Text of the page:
Mike Skinner's final record as The Streets is Computers and Blues. It's very nearly a resignation letter, soaked in heavy irony and philosophy.
The British rapper and musician may be locking the doors and kicking out the lights, but he's left behind one hell of a legacy. I experienced the second-to-last chapter with 2008's Everything is Borrowed. Drinking in the After School Special vibe in all its cheesy glory wasn't exactly the greatest of experiences, but Computers and Blues reveals that the misstep might have been fucking necessary in the grander scheme of things.
Computers and Blues is the inevitable conclusion of what began back in 2002 with the shockingly good Original Pirate Material.
Skinner's done concept albums like few others, creating a story on the fucking genius A Grand Don't Come for Free and exploring humanity and technology with his latest and last.
Computers and Blues lives in the space of bleeps and flickers, engaging in the glitches and peeling back the circuitry to find the skin 'neath the flashing sparks. We can't solve all of our problems with machines; we can't "Google the solution to people's feelings."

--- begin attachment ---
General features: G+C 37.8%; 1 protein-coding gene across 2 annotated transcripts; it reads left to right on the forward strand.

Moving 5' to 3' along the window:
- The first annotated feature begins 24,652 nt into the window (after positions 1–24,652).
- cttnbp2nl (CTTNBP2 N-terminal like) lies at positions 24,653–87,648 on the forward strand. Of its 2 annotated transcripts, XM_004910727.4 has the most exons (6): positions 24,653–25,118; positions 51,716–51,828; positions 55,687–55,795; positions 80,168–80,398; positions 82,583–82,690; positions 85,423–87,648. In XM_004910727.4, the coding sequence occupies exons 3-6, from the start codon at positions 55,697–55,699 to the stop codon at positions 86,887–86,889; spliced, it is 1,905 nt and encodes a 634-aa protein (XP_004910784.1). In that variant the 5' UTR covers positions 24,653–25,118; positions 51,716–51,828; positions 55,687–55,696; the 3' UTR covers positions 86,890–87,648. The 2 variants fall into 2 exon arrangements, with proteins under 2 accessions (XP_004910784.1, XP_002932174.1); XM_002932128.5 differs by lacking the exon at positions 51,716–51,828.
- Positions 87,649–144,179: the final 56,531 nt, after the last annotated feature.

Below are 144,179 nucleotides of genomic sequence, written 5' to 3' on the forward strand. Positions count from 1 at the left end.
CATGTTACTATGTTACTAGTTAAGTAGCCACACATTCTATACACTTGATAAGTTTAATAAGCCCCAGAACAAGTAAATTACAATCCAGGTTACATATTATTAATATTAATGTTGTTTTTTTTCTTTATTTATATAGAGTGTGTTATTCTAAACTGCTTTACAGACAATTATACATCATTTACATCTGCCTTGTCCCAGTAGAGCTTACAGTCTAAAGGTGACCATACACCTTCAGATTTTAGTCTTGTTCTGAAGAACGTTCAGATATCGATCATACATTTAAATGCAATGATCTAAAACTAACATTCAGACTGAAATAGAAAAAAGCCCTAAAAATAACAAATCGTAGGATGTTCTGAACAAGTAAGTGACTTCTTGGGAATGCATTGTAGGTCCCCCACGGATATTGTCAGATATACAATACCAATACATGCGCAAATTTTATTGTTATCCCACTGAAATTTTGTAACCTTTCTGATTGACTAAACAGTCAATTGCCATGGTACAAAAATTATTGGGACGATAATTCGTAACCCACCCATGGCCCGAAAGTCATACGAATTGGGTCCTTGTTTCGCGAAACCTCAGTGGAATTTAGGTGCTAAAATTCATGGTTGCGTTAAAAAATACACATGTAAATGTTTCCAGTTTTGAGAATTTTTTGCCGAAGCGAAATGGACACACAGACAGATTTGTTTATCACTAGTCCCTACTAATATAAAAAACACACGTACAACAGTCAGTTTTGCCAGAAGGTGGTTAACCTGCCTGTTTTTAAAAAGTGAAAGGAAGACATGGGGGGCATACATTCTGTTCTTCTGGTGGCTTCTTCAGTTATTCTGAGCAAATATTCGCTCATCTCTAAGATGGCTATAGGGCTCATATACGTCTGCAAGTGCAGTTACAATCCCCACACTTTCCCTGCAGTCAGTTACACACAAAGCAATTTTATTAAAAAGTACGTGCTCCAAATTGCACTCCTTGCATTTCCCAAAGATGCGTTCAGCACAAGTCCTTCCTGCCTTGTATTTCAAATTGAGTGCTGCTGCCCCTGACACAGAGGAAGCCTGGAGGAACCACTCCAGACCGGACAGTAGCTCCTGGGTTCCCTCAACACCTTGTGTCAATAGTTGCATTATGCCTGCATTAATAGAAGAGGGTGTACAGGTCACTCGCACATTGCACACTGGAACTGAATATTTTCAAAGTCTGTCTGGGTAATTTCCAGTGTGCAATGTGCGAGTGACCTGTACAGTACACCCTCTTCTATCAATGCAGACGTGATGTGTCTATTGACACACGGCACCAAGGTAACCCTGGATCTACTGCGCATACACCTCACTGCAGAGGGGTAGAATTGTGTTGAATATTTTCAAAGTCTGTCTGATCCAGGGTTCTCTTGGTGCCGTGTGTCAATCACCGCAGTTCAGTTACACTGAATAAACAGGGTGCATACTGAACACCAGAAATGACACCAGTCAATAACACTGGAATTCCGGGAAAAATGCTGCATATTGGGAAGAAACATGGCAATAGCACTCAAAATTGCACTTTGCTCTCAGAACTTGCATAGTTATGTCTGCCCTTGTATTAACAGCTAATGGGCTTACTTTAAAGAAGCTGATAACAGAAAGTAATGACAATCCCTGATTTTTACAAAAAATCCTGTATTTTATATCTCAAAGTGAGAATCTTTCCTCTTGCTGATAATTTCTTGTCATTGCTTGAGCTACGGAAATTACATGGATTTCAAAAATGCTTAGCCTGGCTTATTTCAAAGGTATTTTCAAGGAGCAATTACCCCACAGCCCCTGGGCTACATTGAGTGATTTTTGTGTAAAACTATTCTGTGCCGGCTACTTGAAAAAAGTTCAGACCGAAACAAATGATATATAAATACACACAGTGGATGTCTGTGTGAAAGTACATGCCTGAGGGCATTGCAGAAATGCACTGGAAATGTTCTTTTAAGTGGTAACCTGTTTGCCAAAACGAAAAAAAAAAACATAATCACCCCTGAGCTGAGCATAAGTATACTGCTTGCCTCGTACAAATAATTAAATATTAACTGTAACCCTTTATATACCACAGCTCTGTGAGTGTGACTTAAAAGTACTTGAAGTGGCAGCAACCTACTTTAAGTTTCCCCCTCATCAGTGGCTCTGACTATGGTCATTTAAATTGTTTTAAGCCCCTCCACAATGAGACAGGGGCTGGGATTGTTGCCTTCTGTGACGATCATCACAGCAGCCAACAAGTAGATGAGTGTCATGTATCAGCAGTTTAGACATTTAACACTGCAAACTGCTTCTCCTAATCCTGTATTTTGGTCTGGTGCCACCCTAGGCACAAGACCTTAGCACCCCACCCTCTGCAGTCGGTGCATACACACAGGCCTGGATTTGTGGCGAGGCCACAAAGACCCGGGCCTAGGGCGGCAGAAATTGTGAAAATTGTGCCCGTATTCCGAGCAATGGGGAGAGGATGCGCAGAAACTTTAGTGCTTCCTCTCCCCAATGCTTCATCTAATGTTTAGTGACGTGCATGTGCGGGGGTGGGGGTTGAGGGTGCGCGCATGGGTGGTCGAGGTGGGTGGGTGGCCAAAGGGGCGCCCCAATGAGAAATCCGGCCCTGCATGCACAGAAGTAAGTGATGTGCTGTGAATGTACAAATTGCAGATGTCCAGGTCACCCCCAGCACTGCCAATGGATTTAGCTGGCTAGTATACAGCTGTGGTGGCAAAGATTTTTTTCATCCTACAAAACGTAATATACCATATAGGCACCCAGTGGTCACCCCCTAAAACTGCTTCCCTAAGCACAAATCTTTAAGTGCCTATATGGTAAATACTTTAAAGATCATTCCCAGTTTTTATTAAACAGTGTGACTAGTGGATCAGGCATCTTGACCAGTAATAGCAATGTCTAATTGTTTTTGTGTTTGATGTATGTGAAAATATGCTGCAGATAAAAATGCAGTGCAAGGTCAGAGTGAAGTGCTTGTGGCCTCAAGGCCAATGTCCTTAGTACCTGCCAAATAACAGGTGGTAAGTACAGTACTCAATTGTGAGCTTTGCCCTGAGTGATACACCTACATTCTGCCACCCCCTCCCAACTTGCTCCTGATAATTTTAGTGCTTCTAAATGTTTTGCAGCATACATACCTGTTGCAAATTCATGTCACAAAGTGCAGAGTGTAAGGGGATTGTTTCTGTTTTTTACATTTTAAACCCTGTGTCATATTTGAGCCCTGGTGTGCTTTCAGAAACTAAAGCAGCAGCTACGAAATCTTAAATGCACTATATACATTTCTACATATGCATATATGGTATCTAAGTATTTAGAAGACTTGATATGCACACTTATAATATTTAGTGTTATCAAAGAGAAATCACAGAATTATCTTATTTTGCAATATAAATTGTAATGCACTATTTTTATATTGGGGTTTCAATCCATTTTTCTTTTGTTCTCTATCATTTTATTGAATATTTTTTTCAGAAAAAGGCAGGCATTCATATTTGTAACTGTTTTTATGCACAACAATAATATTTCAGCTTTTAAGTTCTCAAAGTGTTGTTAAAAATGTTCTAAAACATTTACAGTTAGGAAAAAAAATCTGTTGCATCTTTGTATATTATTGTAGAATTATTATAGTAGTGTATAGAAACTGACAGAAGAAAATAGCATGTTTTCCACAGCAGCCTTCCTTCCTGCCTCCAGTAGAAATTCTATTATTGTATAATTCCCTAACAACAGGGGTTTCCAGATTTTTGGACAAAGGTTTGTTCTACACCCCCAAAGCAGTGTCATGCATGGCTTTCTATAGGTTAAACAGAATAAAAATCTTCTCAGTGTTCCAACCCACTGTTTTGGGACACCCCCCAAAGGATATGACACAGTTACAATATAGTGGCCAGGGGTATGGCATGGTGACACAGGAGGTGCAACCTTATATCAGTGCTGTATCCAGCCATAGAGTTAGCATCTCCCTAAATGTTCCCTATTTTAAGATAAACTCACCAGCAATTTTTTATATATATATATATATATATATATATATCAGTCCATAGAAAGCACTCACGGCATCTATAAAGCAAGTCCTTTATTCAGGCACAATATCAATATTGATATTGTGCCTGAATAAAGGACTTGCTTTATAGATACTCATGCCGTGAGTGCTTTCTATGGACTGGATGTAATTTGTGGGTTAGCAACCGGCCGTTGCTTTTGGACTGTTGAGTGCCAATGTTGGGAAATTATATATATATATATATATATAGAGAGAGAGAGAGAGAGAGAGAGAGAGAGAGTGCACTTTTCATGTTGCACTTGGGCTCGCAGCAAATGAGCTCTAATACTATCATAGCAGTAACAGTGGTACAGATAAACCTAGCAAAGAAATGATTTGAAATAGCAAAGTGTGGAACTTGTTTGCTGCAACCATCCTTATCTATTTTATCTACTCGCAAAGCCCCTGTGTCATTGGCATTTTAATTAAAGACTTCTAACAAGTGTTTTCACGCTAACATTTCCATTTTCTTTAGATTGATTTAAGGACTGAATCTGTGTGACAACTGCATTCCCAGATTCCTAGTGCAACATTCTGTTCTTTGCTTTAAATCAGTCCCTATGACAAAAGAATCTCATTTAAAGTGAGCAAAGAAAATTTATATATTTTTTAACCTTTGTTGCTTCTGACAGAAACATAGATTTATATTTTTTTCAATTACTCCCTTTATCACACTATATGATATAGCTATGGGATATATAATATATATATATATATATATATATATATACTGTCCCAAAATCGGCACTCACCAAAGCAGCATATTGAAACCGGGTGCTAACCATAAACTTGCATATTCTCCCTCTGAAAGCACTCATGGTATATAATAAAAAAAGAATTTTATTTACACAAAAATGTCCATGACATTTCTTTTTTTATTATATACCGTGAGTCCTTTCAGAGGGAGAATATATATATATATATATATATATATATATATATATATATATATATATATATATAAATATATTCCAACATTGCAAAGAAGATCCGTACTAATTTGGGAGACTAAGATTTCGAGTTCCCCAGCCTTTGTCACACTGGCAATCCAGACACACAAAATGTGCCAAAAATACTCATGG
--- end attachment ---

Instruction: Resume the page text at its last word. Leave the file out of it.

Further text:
"Outside Inside" begins things with an electronic splash. Skinner lets the fog take form after wallowing in the glitches and shit gets funky in a hurry. His lyrics dance over the beat and his flow is impeccable as he rattles through.
"Going Through Hell" is my favourite track. It's a full brew, bubbling over with pounding guitar like a British "99 Problems." The Music's Robert Harvey sings the hook, stretching the notes perfectly and wailing away. "If you're going through hell, keep going," he blares over the driving song.
"Roof of Your Car" follows coated in tinges of neo-soul, while "Puzzled by People" returns Skinner to the mood of Original Pirate Material and packs in some of the album's best lines. "I don't trouble trouble and trouble don't trouble me," he says effortlessly.
"Soldiers" works in more of that neo-soul shit, complete with more vocals from Harvey and a wandering, distant saxophone.
Computers and Blues concludes the vision of The Streets in fantastic fashion. A record of humanity and force, Skinner's last dance darts through its paces with precise, clever production and the rapper's usual dazzling lyrical sense. He balances the words beautifully, tucking in extra syllables where other emcees would only dream of and speaking in terms that refuse to patronize the listener.
Skinner's The Streets was a rare breed on today's musical landscape and I'm sad to see the journey end. At the same time, it was a fucking fantastic ride.